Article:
What is Nehru Place?

By Abhijit Menon-Sen <ams@toroid.org>


A few people have asked me about Nehru Place, which always features prominently in my adventures with hardware. There's a Wikipedia entry, but—although it makes a feeble effort—it's much too dry to communicate the flavour of a place where you can find, next to an "authorised HP distributor", a chap with syringes full of coloured ink who will refill your printer cartridges for a small fee.

Nehru Place is a large commercial area in South Delhi. The core of the marketplace is spread across a number of four-storeyed buildings about thirty years old, but businesses have expanded outwards into newer and taller buildings. A number of companies have offices here, but the area is best known for being India's largest (or so I hear) marketplace for computer hardware.

There is a tremendous variety of shops. Swanky laptop showrooms with mood lighting rub shoulders with stores selling second-hand hardware, stationery shops, food stalls, people selling cheap T-shirts off the pavement, high-quality printing shops, and shops of varying size that sell all kinds of components, optionally assembling them into computers on the spot. Space is at a premium, so hardware is stacked ceiling-high everywhere. The larger stores usually keep the bulk of their inventory in some basement or somewhere on the seventh floor of a building you didn't know existed, and will order it for you on demand.

If they don't have something you want, they'll find someone who does, because everyone is connected through an internal telephone network, and shops have gophers who are regularly dispatched to pick up or deliver some item to each other. Everyone has a pocket calculator to quickly add their cut to the price they get on the phone without your seeing the numbers… and the prices for a component can vary widely, depending on where you ask, and how much effort you're willing to put into surveying the options. Visiting the market without a clear idea of what you want (and a checklist to keep track of all the prices) is just asking for trouble.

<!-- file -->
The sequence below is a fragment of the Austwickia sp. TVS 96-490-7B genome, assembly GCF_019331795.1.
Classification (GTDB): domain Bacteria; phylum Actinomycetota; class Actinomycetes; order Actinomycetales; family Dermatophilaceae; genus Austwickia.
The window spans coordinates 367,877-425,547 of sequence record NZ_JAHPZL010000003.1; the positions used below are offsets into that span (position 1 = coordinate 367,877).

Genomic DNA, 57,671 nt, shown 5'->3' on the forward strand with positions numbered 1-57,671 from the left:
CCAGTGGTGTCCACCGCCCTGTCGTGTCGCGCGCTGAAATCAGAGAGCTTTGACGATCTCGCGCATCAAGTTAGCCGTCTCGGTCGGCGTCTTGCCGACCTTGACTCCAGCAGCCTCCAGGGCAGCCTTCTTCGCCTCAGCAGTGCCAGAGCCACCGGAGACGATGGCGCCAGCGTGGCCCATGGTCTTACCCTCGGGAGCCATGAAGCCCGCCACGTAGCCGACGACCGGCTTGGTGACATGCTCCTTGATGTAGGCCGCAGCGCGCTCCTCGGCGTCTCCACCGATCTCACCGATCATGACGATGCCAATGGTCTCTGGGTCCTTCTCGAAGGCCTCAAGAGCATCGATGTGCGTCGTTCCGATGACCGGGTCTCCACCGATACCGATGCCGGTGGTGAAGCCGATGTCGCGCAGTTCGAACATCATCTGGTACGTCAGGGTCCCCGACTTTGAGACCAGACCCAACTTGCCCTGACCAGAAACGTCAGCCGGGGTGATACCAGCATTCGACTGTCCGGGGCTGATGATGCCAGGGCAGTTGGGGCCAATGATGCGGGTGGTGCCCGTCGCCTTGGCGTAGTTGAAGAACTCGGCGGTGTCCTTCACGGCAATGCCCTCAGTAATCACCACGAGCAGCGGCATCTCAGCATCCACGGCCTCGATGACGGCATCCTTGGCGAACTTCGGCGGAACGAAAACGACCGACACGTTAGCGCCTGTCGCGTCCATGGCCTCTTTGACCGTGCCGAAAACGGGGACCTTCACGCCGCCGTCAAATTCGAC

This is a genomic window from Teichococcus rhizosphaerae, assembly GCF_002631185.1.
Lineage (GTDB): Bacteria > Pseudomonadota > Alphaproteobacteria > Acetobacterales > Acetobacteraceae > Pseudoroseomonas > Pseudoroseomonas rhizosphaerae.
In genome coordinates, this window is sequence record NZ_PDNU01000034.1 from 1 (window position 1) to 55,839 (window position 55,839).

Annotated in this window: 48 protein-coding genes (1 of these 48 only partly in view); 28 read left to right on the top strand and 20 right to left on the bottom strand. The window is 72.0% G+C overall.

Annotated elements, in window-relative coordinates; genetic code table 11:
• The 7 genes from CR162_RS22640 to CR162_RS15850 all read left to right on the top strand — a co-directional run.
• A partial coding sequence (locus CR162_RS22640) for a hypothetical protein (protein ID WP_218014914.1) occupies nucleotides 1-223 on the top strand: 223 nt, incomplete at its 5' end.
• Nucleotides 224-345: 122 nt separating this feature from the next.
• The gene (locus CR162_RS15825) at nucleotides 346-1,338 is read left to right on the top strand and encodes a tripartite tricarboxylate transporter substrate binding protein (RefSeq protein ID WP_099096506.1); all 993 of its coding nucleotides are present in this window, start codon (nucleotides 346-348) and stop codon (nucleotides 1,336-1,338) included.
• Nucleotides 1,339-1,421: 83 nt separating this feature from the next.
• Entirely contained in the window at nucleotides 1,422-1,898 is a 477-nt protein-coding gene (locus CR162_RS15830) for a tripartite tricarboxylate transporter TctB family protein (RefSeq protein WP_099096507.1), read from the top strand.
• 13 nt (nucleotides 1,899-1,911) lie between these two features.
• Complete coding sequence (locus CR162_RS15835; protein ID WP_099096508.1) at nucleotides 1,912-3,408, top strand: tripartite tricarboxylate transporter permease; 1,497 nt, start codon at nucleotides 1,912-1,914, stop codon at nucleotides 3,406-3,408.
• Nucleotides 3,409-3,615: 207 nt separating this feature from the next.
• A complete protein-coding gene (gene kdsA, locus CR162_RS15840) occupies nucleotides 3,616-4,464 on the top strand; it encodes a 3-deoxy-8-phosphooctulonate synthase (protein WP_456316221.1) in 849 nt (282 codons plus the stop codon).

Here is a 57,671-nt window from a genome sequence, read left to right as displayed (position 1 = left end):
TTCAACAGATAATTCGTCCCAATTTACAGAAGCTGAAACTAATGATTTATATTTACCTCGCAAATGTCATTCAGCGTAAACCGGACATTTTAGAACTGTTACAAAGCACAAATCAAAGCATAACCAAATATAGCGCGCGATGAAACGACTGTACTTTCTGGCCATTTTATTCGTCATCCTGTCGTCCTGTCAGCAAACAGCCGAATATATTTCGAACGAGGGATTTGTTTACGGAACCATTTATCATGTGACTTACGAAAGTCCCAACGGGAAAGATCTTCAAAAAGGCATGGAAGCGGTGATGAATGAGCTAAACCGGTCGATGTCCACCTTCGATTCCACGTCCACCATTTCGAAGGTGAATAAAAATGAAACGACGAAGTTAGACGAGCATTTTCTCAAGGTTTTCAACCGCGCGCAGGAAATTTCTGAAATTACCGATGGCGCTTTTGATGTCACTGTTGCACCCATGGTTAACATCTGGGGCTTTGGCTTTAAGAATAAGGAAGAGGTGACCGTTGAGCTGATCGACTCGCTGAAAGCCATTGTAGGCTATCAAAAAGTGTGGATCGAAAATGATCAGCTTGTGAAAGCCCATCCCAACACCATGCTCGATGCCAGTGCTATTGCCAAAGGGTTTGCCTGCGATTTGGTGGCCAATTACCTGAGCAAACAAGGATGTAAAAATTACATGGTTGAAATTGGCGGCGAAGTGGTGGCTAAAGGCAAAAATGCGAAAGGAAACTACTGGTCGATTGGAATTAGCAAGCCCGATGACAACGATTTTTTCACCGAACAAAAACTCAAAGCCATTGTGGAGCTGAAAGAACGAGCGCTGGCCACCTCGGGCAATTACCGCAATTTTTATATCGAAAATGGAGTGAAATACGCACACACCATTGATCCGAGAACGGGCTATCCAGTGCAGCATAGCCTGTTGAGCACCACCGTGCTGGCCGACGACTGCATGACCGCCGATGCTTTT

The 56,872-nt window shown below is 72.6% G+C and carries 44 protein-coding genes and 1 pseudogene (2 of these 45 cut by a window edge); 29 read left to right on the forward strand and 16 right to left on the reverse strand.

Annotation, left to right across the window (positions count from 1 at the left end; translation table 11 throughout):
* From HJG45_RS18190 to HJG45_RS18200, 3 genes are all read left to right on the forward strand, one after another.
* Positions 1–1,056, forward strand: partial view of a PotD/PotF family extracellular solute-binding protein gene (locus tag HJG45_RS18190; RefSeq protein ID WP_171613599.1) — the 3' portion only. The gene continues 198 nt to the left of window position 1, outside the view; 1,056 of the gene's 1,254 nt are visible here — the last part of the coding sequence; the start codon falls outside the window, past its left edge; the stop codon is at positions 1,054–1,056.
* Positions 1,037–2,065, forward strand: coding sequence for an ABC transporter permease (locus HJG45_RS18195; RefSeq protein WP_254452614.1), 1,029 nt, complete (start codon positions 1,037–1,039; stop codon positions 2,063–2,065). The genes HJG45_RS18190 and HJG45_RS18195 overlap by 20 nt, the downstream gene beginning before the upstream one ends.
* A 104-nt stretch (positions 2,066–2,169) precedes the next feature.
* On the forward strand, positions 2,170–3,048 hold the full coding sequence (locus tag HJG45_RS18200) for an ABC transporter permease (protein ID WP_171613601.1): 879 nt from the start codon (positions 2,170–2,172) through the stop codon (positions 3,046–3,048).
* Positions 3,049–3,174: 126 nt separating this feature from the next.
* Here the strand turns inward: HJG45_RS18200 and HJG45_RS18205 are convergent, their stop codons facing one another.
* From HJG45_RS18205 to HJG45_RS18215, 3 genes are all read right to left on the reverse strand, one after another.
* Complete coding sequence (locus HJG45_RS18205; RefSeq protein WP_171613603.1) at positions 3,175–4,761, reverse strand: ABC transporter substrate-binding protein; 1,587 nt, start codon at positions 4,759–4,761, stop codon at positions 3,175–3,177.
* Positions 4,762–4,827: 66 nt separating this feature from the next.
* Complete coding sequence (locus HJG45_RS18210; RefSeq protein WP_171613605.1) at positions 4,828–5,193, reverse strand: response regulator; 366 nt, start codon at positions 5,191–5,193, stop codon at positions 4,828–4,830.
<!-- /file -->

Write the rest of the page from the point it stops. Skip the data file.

Nehru Place has also changed a lot in the past ten years. I remember a time when there was someone offering to sell me porn at every corner, but these days it's only pirated CDs ("software! games! movies!"). There are many more women buying hardware than there used to be even a few years ago, and more foreign tourists looking for cheap hardware. The older buildings are still fire-safety nightmares with exposed cabling and dilapidated elevators, but the newer ones are all shiny glass and steel with central airconditioning and CCTV surveillance.

There was once even a token effort towards access for disabled people, but it was restricted to building ramps beside the stairs in the central courtyard. (While this was happening, Rai and I almost stumbled into the first attempt: a sixty-degree slope with a deep open pit at its foot; we can't find the photographs we took, but that pit just about sums up the whole effort.)

Nehru Place also features an Udipi restaurant (among many other shops that sell a variety of fast foods) that serves the most excellent kachoris I have ever eaten.